• Grey Facebook Icon
  • Grey Twitter Icon
  • Grey LinkedIn Icon

JenAct Ltd - Jenton International, Unit 9-10 Ardglen Industrial Estate, Ardglen Road, Whitchurch, Hampshire, RG28 7BB

ABOUT
UVC

What is UVC?

Ultraviolet (UV) light is electromagnetic radiation with a wavelength shorter than that of visible light, but longer than X-rays, that is, in the range 10nm to 400nm.

 

It is so-named, because the spectrum consists of electromagnetic waves with frequencies higher than those that humans identify as the colour violet. These frequencies are invisible to humans, but visible to a number of insects and birds.

 

The electromagnetic spectrum of ultraviolet light can be subdivided in a number of ways. The ISO standard on determining solar irradiances (ISO-21348) describes the nine different ranges and Ultraviolet C range (UVC) is defined as wavelengths from 100nm to 280nm. UVC radiation is also often called germicidal radiation because of its ability to destroy micro-organisms such as pathogens, viruses and moulds.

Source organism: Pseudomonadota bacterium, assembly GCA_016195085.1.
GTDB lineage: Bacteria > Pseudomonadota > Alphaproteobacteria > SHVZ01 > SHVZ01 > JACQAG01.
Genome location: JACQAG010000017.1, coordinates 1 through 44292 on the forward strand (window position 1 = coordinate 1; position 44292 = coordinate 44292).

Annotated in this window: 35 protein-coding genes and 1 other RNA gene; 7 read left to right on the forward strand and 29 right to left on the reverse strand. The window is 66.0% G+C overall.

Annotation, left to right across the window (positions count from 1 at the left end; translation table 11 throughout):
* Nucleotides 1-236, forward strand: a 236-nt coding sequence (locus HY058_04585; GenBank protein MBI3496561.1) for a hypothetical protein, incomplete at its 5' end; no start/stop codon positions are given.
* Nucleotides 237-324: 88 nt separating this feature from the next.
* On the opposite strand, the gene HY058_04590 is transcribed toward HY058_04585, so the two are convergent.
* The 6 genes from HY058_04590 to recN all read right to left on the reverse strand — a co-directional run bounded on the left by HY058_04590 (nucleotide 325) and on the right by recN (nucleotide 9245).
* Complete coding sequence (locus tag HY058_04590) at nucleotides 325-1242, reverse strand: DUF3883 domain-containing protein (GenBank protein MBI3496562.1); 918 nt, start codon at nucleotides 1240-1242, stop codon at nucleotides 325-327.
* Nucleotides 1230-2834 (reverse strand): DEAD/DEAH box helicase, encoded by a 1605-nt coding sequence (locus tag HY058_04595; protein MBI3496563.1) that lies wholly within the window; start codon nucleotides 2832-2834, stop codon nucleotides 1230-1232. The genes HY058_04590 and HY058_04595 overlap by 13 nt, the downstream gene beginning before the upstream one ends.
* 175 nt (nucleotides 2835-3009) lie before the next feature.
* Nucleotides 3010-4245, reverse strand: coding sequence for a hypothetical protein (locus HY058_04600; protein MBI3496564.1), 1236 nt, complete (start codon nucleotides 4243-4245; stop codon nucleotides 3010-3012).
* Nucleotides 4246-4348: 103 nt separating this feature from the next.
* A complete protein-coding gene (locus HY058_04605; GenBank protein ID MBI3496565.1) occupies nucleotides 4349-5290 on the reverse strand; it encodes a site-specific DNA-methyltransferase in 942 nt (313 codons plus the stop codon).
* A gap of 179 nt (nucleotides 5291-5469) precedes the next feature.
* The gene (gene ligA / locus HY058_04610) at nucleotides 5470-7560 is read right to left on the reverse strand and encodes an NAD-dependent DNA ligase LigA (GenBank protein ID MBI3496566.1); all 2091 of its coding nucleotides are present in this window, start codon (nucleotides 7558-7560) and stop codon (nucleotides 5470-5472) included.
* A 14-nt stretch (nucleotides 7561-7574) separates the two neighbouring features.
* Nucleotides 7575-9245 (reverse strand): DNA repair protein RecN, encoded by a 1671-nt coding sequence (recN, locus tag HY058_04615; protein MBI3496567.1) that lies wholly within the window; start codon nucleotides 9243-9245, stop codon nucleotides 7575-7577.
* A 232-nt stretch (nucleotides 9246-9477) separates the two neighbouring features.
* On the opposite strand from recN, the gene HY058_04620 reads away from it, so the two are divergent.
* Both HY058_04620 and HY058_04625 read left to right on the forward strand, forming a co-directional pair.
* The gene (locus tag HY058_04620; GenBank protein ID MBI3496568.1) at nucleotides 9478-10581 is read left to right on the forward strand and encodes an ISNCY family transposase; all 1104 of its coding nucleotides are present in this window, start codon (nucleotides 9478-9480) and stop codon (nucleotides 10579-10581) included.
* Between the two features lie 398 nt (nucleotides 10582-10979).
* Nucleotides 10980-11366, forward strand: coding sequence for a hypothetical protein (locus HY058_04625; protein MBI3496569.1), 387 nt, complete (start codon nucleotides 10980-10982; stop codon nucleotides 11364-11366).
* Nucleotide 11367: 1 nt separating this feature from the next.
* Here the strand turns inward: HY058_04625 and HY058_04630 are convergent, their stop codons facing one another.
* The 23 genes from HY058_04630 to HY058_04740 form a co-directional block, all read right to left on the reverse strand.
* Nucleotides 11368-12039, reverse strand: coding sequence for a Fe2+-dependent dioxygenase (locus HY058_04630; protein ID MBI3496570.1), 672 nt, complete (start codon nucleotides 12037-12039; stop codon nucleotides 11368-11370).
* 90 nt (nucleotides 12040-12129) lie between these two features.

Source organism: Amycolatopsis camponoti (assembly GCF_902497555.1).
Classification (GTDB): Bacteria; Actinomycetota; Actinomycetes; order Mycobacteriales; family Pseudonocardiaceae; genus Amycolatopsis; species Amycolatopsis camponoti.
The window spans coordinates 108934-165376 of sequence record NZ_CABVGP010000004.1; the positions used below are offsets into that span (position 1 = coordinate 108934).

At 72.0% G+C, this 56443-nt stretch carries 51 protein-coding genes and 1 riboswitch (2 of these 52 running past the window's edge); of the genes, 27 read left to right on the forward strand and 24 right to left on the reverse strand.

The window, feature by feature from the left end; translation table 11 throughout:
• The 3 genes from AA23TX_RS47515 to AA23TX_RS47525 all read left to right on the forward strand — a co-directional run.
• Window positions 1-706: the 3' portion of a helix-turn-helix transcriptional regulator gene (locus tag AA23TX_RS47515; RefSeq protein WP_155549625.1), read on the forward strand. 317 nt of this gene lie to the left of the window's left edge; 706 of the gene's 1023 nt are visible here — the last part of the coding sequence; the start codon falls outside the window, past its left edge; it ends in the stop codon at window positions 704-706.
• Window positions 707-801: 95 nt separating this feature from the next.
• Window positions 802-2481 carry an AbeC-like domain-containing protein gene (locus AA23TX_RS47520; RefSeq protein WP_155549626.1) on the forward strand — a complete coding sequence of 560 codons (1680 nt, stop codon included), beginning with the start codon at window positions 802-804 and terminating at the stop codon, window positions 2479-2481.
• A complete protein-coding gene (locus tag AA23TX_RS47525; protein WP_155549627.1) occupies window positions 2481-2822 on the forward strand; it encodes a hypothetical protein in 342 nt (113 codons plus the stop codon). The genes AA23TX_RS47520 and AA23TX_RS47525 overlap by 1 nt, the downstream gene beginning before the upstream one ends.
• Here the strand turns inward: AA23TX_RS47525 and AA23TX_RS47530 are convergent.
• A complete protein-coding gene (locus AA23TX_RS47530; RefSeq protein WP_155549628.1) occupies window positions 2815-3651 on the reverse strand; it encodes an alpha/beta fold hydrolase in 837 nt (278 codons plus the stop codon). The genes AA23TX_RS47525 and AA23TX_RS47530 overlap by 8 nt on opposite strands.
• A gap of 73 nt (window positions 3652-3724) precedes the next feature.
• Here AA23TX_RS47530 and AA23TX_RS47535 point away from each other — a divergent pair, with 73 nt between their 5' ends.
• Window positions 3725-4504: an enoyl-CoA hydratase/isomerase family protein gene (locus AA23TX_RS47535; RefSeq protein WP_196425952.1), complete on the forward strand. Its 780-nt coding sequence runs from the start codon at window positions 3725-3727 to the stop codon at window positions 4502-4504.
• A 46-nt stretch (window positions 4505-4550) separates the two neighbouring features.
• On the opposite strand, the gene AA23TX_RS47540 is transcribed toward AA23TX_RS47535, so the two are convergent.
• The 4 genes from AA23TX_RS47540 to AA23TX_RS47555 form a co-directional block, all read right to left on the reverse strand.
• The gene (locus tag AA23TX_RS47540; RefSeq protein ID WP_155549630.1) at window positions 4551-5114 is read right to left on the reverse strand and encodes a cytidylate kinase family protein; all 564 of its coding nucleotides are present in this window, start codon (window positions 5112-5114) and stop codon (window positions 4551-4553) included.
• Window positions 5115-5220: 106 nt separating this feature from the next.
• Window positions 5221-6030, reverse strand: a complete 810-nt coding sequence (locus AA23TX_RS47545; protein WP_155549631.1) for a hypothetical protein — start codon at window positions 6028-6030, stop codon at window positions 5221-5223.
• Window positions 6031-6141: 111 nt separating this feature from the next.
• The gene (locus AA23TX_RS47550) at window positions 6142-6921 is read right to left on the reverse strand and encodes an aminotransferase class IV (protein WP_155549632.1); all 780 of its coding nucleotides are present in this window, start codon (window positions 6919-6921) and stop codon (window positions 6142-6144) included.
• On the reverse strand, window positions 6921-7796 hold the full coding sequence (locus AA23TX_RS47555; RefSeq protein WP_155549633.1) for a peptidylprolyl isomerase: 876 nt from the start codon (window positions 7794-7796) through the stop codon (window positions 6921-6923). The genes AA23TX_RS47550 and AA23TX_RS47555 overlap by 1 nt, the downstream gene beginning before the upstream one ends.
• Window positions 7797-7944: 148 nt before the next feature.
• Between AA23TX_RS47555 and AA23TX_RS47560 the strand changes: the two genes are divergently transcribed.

At certain wavelengths (typically from 245nm to 275nm) UVC is mutagenic to bacteria, viruses and other micro-organisms. It will break the molecular bonds within micro-organismal DNA, producing thymine dimers in their DNA thereby destroying them, rendering them harmless or prohibiting growth and reproduction.

 

What is a UV lamp?
 

The UVC radiation is generated by UV lamps. UV lamps contain a small amount of mercury or mercury alloy, either in a free state within the lamp tube, or embedded within the lamp tube’s surface. The UV lamps can be either conventional (with electrodes) or electrodeless. When a voltage is applied to the electrodes of conventional lamp, electrons flow between them and vaporise the mercury. Plasma is created within a lamp and emits UV light. For the electrodeless lamps, the energy to ignite plasma is delivered to the lamp by electromagnetic waves (microwaves). The exact wavelengths emitted, depend on the vacuum pressure within the lamp tube itself when operating.

 

Low Pressure (LP) UV lamps work at relatively “low” pressures (between 1-10 Pa) and emit germicidal (i.e. UVC) light at a single UVC wavelength of approximately 254nm. Medium Pressure (MP) lamps work at what is termed “medium” pressure and emit a broader spectrum of UV light with higher intensities between around 254 - 265nm.

 

For air disinfection applications, low pressure UV lamps are preferred, due to their higher energy efficiency (usually around 30%).

Germicidal Ultraviolet Radiation
Air & Surface Disinfection